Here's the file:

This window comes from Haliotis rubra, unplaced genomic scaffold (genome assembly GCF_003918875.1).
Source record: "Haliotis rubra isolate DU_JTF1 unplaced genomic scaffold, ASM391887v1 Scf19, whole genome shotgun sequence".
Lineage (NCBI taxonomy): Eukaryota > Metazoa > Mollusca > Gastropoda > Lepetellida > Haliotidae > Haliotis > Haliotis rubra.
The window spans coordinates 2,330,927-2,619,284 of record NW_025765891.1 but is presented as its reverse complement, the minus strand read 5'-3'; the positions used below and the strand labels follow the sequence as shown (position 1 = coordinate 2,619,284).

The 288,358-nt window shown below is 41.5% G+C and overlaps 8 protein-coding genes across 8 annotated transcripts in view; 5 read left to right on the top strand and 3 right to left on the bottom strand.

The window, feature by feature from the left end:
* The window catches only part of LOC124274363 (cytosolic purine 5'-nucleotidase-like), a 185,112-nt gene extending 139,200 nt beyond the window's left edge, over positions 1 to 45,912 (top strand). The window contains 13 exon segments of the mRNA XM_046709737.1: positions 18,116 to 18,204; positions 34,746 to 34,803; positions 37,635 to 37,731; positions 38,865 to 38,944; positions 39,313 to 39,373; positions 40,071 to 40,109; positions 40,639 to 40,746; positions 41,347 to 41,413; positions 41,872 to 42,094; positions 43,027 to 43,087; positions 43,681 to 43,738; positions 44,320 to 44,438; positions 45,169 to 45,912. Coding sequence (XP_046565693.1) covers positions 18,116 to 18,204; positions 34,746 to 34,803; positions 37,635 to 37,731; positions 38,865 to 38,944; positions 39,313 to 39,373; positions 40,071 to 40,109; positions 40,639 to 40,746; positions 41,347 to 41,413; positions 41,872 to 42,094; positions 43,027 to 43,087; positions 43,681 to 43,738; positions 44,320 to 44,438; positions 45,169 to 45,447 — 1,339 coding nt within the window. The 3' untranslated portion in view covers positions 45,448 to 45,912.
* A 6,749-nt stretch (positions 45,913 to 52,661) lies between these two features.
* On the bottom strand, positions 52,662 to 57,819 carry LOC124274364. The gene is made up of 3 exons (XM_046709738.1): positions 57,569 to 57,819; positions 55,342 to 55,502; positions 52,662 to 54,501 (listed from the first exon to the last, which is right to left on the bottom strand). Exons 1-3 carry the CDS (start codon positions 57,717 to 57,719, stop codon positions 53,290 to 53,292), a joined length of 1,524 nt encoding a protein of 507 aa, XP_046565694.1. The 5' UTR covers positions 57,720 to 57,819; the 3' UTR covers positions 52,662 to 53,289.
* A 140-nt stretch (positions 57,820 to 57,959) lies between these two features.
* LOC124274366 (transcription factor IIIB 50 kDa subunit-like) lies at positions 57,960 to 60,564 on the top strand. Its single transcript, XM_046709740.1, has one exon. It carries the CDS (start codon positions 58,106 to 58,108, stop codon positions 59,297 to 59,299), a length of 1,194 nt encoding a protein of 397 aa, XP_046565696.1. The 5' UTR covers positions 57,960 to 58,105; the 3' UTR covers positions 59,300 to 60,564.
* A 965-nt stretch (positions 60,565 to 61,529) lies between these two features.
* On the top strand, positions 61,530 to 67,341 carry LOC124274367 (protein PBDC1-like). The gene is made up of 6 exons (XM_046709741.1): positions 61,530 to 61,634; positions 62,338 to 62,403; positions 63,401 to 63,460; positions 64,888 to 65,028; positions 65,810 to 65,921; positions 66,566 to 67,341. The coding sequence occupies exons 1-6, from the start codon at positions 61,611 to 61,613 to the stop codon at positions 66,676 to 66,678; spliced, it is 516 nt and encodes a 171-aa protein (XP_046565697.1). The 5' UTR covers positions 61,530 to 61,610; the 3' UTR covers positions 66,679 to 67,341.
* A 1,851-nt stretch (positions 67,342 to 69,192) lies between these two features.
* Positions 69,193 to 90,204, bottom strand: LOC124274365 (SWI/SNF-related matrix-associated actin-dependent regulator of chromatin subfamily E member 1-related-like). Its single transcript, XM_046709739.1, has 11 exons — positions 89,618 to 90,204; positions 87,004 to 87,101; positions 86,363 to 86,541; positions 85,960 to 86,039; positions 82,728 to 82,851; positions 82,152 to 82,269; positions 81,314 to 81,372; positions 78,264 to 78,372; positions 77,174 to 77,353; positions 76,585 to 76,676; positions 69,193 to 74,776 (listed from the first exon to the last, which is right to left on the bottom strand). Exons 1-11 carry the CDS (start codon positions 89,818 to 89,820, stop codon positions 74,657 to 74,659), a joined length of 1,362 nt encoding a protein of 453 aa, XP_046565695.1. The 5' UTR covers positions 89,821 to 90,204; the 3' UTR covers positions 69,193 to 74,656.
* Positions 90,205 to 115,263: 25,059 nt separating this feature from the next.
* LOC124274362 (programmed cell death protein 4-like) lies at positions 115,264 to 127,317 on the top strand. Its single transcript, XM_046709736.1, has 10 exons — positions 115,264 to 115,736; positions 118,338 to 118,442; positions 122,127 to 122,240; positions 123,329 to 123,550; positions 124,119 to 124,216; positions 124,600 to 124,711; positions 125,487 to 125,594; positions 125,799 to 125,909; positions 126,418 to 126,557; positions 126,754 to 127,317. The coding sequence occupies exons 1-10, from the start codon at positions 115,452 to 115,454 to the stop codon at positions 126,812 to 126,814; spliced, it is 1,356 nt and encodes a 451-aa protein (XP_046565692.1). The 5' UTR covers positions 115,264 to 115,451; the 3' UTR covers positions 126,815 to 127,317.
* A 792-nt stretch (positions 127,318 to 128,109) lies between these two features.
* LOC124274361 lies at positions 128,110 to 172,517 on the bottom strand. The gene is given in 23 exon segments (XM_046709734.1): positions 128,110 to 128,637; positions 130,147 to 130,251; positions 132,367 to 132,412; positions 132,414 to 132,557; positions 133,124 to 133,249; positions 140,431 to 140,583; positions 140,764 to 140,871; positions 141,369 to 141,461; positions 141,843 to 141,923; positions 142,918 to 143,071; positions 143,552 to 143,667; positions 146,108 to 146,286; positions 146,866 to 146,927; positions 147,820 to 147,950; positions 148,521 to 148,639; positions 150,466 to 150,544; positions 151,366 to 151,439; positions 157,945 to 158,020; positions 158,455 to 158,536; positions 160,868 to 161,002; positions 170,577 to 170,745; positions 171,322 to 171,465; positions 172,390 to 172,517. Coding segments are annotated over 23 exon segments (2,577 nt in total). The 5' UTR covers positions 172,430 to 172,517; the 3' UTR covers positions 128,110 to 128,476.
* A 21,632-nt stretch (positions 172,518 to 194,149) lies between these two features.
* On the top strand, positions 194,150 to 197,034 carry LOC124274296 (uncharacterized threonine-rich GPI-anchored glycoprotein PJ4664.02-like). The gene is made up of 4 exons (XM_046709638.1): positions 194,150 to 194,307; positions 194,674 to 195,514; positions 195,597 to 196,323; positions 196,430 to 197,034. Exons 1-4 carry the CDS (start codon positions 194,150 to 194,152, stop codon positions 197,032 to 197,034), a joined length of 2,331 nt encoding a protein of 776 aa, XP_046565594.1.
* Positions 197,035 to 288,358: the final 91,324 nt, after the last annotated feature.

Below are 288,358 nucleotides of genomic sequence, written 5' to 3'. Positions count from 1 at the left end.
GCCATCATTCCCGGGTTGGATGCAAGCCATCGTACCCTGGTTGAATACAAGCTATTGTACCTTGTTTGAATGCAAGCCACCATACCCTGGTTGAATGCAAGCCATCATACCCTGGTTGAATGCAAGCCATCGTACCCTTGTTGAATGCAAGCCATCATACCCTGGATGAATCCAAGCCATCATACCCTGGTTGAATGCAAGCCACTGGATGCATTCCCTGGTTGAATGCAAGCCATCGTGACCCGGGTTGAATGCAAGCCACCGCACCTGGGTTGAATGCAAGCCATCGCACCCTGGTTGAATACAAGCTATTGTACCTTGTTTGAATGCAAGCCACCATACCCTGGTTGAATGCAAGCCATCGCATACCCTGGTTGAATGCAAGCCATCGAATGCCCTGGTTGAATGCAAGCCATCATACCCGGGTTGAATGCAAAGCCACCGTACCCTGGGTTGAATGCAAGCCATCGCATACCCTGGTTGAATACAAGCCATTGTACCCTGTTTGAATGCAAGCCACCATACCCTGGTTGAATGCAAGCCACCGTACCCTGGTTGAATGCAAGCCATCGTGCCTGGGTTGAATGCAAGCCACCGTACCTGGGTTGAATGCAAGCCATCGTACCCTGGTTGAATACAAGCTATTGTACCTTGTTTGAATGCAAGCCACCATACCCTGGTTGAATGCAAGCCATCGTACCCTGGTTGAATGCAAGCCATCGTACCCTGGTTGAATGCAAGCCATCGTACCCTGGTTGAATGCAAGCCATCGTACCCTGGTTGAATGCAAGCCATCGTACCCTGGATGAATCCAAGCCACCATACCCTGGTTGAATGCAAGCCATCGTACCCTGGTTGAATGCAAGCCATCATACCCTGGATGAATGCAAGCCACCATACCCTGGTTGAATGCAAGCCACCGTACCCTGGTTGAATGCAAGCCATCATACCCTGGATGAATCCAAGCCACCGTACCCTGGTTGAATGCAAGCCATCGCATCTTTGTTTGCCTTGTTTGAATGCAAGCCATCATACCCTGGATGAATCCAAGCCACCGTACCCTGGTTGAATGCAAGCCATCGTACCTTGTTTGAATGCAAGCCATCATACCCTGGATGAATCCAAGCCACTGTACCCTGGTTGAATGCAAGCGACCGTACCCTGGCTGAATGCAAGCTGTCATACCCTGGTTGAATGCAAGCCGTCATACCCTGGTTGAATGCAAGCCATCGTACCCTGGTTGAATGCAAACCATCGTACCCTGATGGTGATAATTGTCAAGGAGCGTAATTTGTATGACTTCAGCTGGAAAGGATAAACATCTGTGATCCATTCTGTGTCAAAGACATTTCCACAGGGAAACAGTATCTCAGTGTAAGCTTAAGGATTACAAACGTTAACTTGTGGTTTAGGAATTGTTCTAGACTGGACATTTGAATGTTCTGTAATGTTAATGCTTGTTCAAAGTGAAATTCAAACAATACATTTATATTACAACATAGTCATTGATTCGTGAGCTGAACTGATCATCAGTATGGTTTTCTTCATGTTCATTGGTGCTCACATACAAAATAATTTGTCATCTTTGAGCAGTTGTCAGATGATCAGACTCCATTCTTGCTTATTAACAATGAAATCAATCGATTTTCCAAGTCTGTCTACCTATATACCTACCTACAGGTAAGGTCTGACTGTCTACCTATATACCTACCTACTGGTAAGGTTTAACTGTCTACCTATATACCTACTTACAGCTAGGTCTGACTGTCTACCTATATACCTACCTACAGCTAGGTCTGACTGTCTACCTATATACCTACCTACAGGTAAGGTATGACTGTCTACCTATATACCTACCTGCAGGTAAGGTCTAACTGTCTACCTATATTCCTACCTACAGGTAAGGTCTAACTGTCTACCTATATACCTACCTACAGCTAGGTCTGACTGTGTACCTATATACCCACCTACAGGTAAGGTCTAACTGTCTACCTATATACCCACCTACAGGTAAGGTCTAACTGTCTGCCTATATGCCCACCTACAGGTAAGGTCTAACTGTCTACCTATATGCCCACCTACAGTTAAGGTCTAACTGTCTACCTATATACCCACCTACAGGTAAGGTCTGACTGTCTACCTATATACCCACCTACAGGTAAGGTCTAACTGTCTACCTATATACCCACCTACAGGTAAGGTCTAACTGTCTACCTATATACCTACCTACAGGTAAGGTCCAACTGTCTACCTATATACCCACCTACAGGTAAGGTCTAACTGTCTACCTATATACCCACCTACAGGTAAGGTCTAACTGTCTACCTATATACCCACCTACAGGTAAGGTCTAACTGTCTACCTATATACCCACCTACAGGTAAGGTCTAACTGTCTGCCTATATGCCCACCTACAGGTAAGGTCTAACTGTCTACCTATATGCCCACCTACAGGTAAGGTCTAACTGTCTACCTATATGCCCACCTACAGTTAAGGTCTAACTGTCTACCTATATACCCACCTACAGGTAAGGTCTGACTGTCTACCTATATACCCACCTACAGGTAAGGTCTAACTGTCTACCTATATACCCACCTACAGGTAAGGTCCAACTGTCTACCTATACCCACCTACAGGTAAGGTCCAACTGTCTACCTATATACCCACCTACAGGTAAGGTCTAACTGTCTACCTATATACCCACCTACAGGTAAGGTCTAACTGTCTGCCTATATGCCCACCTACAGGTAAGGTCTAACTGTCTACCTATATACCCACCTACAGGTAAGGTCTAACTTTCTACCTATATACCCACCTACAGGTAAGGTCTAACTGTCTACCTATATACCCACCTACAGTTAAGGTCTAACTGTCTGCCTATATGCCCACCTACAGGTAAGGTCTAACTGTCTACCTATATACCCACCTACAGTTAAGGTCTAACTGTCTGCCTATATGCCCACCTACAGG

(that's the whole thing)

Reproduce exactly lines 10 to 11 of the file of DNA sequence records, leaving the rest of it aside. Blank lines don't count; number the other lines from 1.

* A 140-nt stretch (positions 57,820 to 57,959) lies between these two features.
* LOC124274366 (transcription factor IIIB 50 kDa subunit-like) lies at positions 57,960 to 60,564 on the top strand. Its single transcript, XM_046709740.1, has one exon. It carries the CDS (start codon positions 58,106 to 58,108, stop codon positions 59,297 to 59,299), a length of 1,194 nt encoding a protein of 397 aa, XP_046565696.1. The 5' UTR covers positions 57,960 to 58,105; the 3' UTR covers positions 59,300 to 60,564.